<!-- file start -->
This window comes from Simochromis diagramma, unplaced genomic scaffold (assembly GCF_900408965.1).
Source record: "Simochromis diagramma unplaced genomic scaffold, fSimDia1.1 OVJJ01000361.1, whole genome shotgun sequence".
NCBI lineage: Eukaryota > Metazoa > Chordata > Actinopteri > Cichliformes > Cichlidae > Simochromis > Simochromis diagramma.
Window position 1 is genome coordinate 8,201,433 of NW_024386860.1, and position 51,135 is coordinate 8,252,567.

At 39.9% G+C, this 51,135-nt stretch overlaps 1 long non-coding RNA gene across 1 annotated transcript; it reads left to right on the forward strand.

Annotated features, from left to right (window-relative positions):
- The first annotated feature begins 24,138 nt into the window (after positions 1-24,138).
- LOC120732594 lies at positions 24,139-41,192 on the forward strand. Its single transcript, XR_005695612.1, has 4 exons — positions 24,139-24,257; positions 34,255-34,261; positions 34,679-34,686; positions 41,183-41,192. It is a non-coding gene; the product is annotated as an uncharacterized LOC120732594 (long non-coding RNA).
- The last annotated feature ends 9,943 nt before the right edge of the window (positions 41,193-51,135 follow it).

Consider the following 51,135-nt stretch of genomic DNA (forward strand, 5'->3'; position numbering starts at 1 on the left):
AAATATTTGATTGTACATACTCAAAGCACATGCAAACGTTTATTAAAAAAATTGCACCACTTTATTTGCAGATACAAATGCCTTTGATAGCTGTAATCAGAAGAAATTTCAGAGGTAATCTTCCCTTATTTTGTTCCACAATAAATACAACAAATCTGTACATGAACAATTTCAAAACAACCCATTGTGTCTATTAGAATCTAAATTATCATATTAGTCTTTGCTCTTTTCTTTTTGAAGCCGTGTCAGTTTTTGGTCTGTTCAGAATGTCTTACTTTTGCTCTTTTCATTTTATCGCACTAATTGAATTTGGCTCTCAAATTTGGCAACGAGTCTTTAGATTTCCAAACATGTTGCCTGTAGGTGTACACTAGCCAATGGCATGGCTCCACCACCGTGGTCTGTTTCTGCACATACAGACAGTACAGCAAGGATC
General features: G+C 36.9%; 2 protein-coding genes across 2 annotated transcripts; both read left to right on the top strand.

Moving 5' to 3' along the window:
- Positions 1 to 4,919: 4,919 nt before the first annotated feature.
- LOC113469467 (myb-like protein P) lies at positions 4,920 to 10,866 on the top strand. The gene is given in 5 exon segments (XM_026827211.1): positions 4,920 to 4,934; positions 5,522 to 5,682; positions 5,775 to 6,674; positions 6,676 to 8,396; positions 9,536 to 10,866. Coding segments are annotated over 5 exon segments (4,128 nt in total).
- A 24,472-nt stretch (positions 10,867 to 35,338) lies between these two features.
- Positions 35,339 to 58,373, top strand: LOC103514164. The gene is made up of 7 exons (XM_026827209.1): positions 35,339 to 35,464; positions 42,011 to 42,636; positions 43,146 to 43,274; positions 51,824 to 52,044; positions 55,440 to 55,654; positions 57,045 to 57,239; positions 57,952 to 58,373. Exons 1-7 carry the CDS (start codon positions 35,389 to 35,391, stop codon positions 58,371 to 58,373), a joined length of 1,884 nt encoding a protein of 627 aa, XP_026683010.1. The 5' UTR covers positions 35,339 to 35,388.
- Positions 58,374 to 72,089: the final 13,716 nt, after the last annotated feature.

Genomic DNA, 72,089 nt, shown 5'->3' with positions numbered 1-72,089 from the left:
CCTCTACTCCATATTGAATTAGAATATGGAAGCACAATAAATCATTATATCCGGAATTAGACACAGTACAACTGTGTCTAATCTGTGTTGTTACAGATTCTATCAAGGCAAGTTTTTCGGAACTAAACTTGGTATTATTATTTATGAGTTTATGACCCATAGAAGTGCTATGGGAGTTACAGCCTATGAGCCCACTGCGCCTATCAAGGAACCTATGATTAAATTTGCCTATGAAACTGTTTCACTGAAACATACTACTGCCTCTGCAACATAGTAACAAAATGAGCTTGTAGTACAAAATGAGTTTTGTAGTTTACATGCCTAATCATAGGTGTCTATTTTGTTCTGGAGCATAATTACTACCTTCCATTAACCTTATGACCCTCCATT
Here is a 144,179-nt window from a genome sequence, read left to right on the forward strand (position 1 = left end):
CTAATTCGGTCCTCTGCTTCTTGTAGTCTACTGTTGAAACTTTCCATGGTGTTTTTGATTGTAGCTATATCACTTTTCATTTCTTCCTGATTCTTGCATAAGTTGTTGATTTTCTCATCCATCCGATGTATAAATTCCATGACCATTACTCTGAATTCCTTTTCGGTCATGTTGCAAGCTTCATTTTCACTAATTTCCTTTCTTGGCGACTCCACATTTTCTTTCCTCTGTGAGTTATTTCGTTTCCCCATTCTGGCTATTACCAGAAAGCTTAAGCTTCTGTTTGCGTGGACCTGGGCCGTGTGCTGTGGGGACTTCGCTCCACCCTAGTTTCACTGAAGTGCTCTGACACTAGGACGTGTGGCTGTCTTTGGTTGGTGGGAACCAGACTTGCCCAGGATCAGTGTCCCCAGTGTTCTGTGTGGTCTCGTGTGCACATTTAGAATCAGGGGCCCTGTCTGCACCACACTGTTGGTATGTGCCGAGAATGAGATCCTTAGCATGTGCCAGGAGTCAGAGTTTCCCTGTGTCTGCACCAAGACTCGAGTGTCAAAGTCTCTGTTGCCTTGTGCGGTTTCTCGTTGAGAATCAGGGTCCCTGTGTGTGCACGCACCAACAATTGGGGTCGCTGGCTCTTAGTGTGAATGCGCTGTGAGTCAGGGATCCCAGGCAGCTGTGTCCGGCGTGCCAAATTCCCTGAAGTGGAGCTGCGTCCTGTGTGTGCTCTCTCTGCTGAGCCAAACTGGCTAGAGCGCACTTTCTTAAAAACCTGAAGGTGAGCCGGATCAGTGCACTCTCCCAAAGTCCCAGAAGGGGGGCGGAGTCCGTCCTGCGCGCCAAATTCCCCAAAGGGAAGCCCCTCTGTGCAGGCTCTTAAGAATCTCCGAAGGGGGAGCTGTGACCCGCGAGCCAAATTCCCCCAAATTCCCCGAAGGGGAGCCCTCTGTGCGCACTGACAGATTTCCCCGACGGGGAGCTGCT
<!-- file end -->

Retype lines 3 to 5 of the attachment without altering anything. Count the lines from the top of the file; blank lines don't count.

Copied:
NCBI lineage: Eukaryota > Metazoa > Chordata > Actinopteri > Cichliformes > Cichlidae > Simochromis > Simochromis diagramma.
Window position 1 is genome coordinate 8,201,433 of NW_024386860.1, and position 51,135 is coordinate 8,252,567.

At 39.9% G+C, this 51,135-nt stretch overlaps 1 long non-coding RNA gene across 1 annotated transcript; it reads left to right on the forward strand.